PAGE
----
Energy Futures Receives Court Confirmation to Exit Bankruptcy

by San Antonio Attorney

Energy Future Holdings Corp, the largest energy company in Texas, received U.S.  court confirmation on Aug.  26 for its Chapter 11 exit plan.

U.S.  Bankruptcy Judge Christopher Sontchi has overruled the unresolved objections against the bankruptcy plan of the company.

Energy Future, located in Dallas, sought for bankruptcy protection in April 2014 when feeble electricity prices caused it to default on its $42 billion debt, which was mainly incurred by the creation of the company through a buyout in 2007.

It was the biggest bankruptcy in the history of America after General Motors Co.  declared bankruptcy in 2009.

The restructured company will acquire TXU Energy, Texas’ biggest electric utility retailer, and Luminant, the state’s biggest coal miner and power plant operator.  The spinoff of the two subsidiaries into the new company circumvents a tax burden that had caused apprehensions to creditors.

Energy Future owns 80% of Oncor, which holds the principal network of power lines in the state, is still in Chapter 11, and is waiting for a court confirmation.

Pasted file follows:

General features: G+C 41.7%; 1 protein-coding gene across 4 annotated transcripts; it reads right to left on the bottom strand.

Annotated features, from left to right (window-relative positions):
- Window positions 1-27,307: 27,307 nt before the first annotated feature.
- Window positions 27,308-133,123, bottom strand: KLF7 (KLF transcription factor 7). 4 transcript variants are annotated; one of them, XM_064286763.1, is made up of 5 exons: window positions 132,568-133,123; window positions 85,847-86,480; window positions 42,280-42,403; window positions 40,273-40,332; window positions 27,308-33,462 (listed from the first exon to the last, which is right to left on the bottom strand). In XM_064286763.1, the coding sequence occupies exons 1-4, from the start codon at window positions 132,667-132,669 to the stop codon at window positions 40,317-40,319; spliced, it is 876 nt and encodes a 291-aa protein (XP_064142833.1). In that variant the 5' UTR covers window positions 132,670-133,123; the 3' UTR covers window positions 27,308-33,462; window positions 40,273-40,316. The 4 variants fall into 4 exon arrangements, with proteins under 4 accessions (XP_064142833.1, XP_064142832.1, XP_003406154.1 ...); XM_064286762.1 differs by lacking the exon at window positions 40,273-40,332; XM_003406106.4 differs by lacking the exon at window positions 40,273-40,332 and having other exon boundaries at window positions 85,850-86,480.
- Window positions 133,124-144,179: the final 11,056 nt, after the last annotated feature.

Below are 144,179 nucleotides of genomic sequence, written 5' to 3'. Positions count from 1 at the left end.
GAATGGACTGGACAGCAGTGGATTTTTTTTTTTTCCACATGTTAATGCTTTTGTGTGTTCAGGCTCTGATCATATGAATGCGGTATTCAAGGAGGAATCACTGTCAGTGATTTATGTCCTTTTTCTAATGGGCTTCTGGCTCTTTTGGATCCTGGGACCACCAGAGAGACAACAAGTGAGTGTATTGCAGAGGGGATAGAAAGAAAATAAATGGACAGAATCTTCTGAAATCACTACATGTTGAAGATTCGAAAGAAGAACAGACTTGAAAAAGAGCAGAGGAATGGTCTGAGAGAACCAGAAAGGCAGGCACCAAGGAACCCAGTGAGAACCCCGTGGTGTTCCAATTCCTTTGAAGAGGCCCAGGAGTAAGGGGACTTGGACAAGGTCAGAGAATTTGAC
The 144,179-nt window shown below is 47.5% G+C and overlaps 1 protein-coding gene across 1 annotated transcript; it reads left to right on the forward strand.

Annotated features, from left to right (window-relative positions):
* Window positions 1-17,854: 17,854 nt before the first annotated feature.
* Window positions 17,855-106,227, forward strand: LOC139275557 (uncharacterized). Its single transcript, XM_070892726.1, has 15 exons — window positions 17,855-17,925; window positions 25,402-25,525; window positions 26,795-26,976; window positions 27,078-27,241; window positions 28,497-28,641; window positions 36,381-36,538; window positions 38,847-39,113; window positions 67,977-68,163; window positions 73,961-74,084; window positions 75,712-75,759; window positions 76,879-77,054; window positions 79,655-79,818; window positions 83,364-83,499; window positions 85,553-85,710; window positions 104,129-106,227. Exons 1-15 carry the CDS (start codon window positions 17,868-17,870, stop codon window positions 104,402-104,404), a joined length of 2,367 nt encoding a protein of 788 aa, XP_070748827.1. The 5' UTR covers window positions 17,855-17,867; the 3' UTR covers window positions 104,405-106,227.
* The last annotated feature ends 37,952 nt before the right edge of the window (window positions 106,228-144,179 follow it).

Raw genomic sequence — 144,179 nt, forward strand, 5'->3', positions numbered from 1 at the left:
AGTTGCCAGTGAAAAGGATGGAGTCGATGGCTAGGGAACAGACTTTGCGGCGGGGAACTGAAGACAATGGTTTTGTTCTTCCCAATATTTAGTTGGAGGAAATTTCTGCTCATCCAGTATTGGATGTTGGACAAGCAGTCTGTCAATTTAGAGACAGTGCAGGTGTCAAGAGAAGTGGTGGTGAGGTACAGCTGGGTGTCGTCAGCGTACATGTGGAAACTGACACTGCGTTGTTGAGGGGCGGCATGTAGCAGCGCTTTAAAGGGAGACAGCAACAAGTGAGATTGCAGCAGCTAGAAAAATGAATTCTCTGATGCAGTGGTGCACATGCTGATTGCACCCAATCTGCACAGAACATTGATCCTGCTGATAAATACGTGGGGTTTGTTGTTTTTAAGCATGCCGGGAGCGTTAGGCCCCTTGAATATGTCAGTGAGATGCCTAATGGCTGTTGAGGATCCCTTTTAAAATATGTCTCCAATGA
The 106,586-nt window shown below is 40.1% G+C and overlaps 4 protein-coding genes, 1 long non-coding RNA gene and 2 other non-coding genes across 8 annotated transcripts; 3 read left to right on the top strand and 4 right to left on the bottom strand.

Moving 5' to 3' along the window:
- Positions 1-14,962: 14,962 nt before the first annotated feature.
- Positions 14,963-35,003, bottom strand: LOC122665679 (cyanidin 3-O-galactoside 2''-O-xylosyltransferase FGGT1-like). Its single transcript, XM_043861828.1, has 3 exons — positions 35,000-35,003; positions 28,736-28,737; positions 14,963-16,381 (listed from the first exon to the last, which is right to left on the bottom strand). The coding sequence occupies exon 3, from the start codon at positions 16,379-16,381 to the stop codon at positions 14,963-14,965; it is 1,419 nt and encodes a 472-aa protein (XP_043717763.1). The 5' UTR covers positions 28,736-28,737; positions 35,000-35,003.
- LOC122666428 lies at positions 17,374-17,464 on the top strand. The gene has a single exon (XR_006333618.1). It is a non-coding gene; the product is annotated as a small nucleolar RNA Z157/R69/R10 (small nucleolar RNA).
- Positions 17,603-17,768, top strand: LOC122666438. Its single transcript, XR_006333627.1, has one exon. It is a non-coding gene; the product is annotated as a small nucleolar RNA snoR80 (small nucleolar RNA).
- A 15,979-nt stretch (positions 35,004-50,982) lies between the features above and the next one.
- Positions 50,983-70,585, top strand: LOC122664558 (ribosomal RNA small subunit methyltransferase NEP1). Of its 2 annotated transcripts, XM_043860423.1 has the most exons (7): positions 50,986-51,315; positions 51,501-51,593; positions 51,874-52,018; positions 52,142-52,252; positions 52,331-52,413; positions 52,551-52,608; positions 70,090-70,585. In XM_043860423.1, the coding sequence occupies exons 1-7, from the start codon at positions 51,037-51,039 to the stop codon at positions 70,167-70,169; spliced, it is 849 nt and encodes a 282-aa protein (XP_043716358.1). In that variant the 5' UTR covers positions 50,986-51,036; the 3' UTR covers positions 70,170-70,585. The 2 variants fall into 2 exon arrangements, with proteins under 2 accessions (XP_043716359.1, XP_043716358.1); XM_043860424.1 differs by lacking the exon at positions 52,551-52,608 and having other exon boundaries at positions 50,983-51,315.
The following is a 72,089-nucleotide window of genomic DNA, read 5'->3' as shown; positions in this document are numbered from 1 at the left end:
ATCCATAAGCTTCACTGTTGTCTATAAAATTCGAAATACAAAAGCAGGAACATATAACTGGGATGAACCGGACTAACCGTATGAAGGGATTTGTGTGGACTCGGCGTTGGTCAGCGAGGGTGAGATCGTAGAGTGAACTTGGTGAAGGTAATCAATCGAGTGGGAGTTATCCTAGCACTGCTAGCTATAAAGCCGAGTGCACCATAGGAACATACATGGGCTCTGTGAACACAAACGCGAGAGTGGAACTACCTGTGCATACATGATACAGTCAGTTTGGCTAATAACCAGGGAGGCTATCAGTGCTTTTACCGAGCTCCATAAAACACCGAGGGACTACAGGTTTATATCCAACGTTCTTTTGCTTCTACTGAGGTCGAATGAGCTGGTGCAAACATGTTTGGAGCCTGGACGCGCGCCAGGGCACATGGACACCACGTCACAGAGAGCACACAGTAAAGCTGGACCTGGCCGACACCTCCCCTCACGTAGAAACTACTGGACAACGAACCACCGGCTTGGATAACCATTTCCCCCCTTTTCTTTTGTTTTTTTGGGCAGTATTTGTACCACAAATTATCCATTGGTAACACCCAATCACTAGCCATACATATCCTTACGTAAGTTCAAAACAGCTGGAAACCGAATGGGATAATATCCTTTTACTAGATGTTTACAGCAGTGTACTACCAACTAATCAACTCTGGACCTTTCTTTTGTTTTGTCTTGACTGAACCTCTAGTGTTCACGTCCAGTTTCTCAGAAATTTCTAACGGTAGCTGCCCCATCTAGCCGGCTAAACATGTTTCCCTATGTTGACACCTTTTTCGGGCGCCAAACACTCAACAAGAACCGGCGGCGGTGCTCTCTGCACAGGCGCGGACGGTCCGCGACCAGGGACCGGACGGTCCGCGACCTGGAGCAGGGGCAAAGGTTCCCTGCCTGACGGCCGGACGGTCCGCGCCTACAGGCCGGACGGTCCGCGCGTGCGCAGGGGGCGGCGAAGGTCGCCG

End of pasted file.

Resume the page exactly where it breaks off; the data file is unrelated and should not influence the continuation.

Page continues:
An earlier plan by Energy Future to emerge bankruptcy was approved by the bankruptcy judge in 2015 but faltered after government regulators objected on the sale of Oncor to a group of investors and creditors headed by Hunt Consolidated Inc., a privately owned group of companies based in Dallas, Texas.

In July, Energy Future accepted the offer of NextEra Energy Inc., based in Florida, to buy the company for $18.4 billion.  Nevertheless, Energy Future continues to accept other offers for Oncor.

Before it takes effect, the most recent restructuring has to get permission from the Railroad Commission of Texas, which is expected to happen in September.

The sale plan received considerable approval from creditors but was contested by a number of noteholders who argued it would unfairly recompense creditors for back-office operations and tax benefits that would be assumed by the new company.

The first lien lenders, who are the new owners of the company, have not yet chosen a name for the company.

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